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Diana is an actress, but rather naÔve with it. Unlike her fellow players she doesnít hold out for a protector. She finds that finding a job in plague threatened London, when the theatre closes is impossible, but the choosing of Blackstock as her protector unleashes a dangerous chain of events.
When Lord Barry kidnaps Diana from under Blackstockís nose the story looked set for an amusing romp. Sadly instead it took a very unpleasant turn. Lord Barry, who is the hero of the book, rapes Diana. I can find no justification for rape, but his excuse was he didnít know she was still a virgin. But he admits under pressure from Diana, that he probably couldnít have stopped even if she had told him. Iím afraid after that he was no hero to me.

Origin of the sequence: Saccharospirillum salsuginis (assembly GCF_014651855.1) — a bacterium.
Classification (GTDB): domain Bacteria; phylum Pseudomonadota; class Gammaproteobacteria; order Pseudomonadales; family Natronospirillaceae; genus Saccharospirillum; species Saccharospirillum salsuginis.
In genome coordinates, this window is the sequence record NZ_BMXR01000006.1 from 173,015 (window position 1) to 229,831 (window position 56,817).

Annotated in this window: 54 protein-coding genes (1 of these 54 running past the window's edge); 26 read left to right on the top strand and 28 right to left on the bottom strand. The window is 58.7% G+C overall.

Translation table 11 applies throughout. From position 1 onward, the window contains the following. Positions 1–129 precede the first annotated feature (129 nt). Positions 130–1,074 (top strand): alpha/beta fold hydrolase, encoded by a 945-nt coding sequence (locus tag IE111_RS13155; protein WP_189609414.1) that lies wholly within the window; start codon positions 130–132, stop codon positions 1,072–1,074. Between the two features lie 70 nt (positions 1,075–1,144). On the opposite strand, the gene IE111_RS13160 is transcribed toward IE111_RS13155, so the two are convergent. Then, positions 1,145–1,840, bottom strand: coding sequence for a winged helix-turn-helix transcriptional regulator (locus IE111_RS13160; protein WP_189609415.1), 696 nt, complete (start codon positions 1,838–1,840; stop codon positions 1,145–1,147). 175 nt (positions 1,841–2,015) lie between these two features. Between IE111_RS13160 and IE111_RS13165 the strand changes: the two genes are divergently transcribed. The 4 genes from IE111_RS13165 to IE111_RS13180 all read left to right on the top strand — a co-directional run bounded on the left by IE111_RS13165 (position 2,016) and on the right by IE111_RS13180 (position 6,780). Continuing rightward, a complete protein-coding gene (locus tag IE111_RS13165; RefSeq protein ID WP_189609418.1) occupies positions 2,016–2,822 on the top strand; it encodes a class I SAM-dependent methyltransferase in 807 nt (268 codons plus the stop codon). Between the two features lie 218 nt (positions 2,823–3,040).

Perhaps one has to take into account the way men thought about a woman who wasnít a member of their so called society, but a romance story and rape doesnít feel right to me as a reader. The plotline of the story is well thought out and the author has written it well. The character of Diana is well thought out. She is perhaps naÔve but is also idealistic and the way her ideals are torn from her is cruel in the extreme.
I found it strange to comprehend a man like Lord Barry who raped Diana but flew into a cold black rage at the sight of the bruises on her body inflicted by Blackstock. Why was he was angered at the beating the other man gave her but couldnít see his own treatment of Diana was equally as despicable? Hard to picture him as a hero. This despite the fact that he became tender and thoughtful to Diana when she became his mistress.
It is hard for me to award roses for this story. I can only give it 3.5 roses because I found the rape scene too hard to deal with and to be honest I could find no reason why it had to take place. Leaving it aside the book is well written and Donna Kaye has a talent for historical detail.